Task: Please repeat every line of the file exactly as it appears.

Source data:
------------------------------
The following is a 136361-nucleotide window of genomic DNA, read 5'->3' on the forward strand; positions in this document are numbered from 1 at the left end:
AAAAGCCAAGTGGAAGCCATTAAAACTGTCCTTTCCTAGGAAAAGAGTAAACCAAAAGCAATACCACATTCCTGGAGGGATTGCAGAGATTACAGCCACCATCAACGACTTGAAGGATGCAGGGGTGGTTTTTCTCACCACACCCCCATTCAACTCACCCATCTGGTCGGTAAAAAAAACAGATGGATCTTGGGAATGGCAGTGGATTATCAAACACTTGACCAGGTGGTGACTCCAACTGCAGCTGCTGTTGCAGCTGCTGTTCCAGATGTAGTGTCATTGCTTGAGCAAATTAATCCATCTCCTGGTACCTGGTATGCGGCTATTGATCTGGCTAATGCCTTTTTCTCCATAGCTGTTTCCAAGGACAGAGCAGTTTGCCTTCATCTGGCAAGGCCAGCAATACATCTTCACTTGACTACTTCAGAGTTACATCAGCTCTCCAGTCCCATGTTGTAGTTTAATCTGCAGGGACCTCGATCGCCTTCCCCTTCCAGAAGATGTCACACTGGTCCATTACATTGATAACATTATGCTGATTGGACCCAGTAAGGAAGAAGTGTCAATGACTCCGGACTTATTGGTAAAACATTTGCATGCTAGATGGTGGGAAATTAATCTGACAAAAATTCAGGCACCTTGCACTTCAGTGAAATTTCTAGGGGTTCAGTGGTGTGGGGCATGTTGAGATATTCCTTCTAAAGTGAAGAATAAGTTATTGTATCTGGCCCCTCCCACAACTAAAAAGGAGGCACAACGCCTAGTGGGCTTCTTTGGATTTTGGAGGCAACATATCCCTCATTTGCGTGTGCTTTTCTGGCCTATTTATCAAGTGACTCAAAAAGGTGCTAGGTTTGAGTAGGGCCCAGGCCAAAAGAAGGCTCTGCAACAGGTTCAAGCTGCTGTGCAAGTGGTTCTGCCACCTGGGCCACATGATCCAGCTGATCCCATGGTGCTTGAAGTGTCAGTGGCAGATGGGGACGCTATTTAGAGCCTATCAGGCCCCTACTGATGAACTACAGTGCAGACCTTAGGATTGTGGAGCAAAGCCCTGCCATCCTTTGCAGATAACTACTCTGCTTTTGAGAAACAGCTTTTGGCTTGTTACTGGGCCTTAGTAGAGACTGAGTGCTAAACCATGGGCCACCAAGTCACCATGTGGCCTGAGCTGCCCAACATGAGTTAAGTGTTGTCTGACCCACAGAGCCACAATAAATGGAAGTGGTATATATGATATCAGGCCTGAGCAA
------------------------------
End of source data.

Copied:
The following is a 136361-nucleotide window of genomic DNA, read 5'->3' on the forward strand; positions in this document are numbered from 1 at the left end:
AAAAGCCAAGTGGAAGCCATTAAAACTGTCCTTTCCTAGGAAAAGAGTAAACCAAAAGCAATACCACATTCCTGGAGGGATTGCAGAGATTACAGCCACCATCAACGACTTGAAGGATGCAGGGGTGGTTTTTCTCACCACACCCCCATTCAACTCACCCATCTGGTCGGTAAAAAAAACAGATGGATCTTGGGAATGGCAGTGGATTATCAAACACTTGACCAGGTGGTGACTCCAACTGCAGCTGCTGTTGCAGCTGCTGTTCCAGATGTAGTGTCATTGCTTGAGCAAATTAATCCATCTCCTGGTACCTGGTATGCGGCTATTGATCTGGCTAATGCCTTTTTCTCCATAGCTGTTTCCAAGGACAGAGCAGTTTGCCTTCATCTGGCAAGGCCAGCAATACATCTTCACTTGACTACTTCAGAGTTACATCAGCTCTCCAGTCCCATGTTGTAGTTTAATCTGCAGGGACCTCGATCGCCTTCCCCTTCCAGAAGATGTCACACTGGTCCATTACATTGATAACATTATGCTGATTGGACCCAGTAAGGAAGAAGTGTCAATGACTCCGGACTTATTGGTAAAACATTTGCATGCTAGATGGTGGGAAATTAATCTGACAAAAATTCAGGCACCTTGCACTTCAGTGAAATTTCTAGGGGTTCAGTGGTGTGGGGCATGTTGAGATATTCCTTCTAAAGTGAAGAATAAGTTATTGTATCTGGCCCCTCCCACAACTAAAAAGGAGGCACAACGCCTAGTGGGCTTCTTTGGATTTTGGAGGCAACATATCCCTCATTTGCGTGTGCTTTTCTGGCCTATTTATCAAGTGACTCAAAAAGGTGCTAGGTTTGAGTAGGGCCCAGGCCAAAAGAAGGCTCTGCAACAGGTTCAAGCTGCTGTGCAAGTGGTTCTGCCACCTGGGCCACATGATCCAGCTGATCCCATGGTGCTTGAAGTGTCAGTGGCAGATGGGGACGCTATTTAGAGCCTATCAGGCCCCTACTGATGAACTACAGTGCAGACCTTAGGATTGTGGAGCAAAGCCCTGCCATCCTTTGCAGATAACTACTCTGCTTTTGAGAAACAGCTTTTGGCTTGTTACTGGGCCTTAGTAGAGACTGAGTGCTAAACCATGGGCCACCAAGTCACCATGTGGCCTGAGCTGCCCAACATGAGTTAAGTGTTGTCTGACCCACAGAGCCACAATAAATGGAAGTGGTATATATGATATCAGGCCTGAGCAA